Step one: DON’T get a pedicure before running a trail race…
Back in July 2000, I went to Indonesia for the first time. For an 18-year-old fresh out of school, it was a dream surf trip and I prepared accordingly – I was fit, surfing at an elite level and went equipped with a quiver of the best boards. What does this have to do with trail running you ask? Well, probably the most important thing I did in the three months leading up to the trip to coral reef utopia, was to condition my feet.
An older pro from my hometown had told me to toughen up my feet and prep them for the warm water and beatings they would no doubt take walking on the coral reefs to access the surf spots. If it hadn’t been for him my time in the islands may have been a lot less pleasant (thanks Justin)…And no, booties are not part of this discussion.
Now, while it may seem a stretch, very similar principles apply to trail running. When it comes to stepping it up in distance, many runners neglect to prepare their most valuable tool – their feet.
Read on and then step it up:
“Don’t get a pedicure!” Starts Toni McCann. “If you have your feet done they’ll get rid of the callouses. They look gnarly, sure, but those gnarly-looking calluses are an additional layer of protection, you want that.”
According to Toni, aside from keeping those lovely rough spots, is making them in the first place. “General conditioning of your feet starts with running a lot of mileage,” she says.
“The other thing is a good pair of socks, for me, a single pair of thin socks are the way to go.” Toni believes that if your socks are too thick they will rub where they shouldn’t causing a risk of chafe and blisters, the same thing with double-layer socks. “You want something that your foot kind of moulds to because as soon as you start sliding around in your socks when trail running the fabric starts rubbing where you don’t need it, the idea is to make your foot and sock one so that there are not multiple surfaces rubbing against each other.”
From this, it leads that you also (and this may be obvious, but you’ll be surprised) to have shoes that fit well. “Your trail running shoes want to lock your feet in.” For Toni, the next big point to remember is prevention: “If you know that you are prone to getting blisters make sure that you strap up potential hot spots where you may have had problems in the past. You can also use things such as baby powder to prevent moisture build-up, or use a bit of lube such as vaseline to prevent rubbing.”
“Prevention is the key,” ultra trail running ace Ryan Sandes echoes Toni’s sentiments. “The biggest thing with preparation for a marathon distance trail is that a lot of people do the training but then when doing longer runs they don’t necessarily always test all the gear they are going to be using in the race,” the Capetonian says. “If you tend to get blisters then I would put anti-chafe or some vaseline on your feet, but you can’t wait until race day, you need to test it.”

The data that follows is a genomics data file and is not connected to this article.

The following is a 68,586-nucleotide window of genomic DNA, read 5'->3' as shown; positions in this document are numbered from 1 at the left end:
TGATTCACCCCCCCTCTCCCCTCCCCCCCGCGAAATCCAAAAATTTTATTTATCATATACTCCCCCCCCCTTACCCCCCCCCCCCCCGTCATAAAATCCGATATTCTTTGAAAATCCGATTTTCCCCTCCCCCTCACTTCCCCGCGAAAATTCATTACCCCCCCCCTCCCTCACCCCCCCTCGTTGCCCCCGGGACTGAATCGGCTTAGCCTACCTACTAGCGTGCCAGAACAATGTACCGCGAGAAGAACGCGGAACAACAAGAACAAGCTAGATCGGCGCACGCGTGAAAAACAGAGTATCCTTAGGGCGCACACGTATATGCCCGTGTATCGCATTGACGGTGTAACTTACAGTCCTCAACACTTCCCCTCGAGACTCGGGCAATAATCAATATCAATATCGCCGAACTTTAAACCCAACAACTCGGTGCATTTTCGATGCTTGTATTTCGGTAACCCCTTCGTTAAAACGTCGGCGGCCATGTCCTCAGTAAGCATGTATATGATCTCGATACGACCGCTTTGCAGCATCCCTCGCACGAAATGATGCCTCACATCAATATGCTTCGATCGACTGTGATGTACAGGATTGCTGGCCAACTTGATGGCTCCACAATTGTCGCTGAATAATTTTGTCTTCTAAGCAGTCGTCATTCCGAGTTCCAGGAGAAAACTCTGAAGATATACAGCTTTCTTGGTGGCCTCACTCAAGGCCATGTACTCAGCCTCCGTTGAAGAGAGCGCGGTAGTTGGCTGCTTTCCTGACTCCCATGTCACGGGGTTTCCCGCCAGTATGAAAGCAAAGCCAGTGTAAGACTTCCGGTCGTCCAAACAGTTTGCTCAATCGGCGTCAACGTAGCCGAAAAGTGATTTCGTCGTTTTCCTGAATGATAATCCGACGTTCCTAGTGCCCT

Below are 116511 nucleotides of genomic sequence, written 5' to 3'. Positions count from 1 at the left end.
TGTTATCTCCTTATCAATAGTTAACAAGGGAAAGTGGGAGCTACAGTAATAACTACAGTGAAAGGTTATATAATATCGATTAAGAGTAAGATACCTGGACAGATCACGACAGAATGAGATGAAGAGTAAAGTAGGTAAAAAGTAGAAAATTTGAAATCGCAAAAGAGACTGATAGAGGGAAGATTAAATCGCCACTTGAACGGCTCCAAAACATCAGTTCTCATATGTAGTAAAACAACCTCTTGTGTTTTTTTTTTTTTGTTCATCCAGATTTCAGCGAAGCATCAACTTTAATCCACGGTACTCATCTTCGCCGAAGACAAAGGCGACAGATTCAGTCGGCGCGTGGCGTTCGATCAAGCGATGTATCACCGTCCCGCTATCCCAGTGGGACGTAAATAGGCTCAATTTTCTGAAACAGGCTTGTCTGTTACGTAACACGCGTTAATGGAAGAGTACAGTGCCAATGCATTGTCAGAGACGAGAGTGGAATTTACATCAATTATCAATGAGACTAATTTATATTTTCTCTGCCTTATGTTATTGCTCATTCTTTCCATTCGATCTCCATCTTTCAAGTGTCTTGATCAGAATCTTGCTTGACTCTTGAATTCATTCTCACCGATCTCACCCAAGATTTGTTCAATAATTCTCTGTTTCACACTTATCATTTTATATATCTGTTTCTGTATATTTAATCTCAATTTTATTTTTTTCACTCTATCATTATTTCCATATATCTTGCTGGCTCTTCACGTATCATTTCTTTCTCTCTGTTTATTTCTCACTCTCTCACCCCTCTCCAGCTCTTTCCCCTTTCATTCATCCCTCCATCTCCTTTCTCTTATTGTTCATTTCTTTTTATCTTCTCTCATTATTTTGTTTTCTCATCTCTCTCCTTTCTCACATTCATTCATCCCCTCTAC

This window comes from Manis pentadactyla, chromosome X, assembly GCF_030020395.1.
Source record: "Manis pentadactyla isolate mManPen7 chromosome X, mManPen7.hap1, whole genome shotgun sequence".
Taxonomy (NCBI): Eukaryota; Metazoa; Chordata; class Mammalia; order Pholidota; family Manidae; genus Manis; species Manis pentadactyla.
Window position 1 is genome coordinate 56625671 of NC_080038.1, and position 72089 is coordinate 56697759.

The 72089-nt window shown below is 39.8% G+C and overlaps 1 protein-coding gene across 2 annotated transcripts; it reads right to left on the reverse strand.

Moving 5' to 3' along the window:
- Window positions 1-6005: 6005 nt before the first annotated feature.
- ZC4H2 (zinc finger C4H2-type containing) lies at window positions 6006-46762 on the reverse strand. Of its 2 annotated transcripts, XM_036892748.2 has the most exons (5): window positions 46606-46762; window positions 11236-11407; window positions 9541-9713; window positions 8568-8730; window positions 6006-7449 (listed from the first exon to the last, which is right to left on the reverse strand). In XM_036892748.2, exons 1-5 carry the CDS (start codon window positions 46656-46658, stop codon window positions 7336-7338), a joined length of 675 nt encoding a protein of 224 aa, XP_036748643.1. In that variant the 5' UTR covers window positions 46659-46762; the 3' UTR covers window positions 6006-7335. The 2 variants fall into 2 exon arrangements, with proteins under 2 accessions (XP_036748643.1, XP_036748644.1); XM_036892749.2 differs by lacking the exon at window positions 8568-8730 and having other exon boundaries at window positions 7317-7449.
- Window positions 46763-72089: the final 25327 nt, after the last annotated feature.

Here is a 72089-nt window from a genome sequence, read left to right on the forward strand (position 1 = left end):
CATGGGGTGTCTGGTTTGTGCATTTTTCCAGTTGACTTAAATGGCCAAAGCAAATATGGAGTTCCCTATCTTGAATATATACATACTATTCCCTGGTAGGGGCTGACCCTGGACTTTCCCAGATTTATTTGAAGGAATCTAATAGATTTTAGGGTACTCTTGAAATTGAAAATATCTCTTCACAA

“As important as testing out the gear you are going to use on race day is to also really mimic the race conditions — if you are doing a race with lots of river crossings then run with wet socks and see what happens. Socks can cause blisters when they soak up water and get thicker, so you might decide to go with a thinner pair of socks. If the race is going to be really hot, do some training runs in hot conditions and see what happens to your feet (they often swell in the heat) which might influence your shoe choice.”
Ryan also finds that toughening up his feet with a few short barefoot runs helps a lot for trail running. (Good for Indonesian surf training too). “Do a few shorter runs barefoot just to strengthen your foot muscles and toughen them up a bit. I run 10-15 minutes on a grass field, just like 10 to 15 minutes once a week,” he says.
According to Ryan, once you’ve done the hard yards in the prep it is also very important to manage your feet during the trail running race. “If you feel like you’re developing a hot spot, stop at the aid station and if there is sand in there take it out and strap up the spot if need be.”
“Oh, definitely cut your toenails and file them down as smooth as possible because in a training run of 20kms or so you might not feel it as much but suddenly once the distance increases or in a trail running race, you push a bit harder and that toenail catches on your sock every time and then after 30kms you can really start to feel that,” he says.
But, whatever you do, DON’T get a pedicure.
Hitting the Western Cape for some trail running missions this summer, here are a few alternative adventures to tackle while there.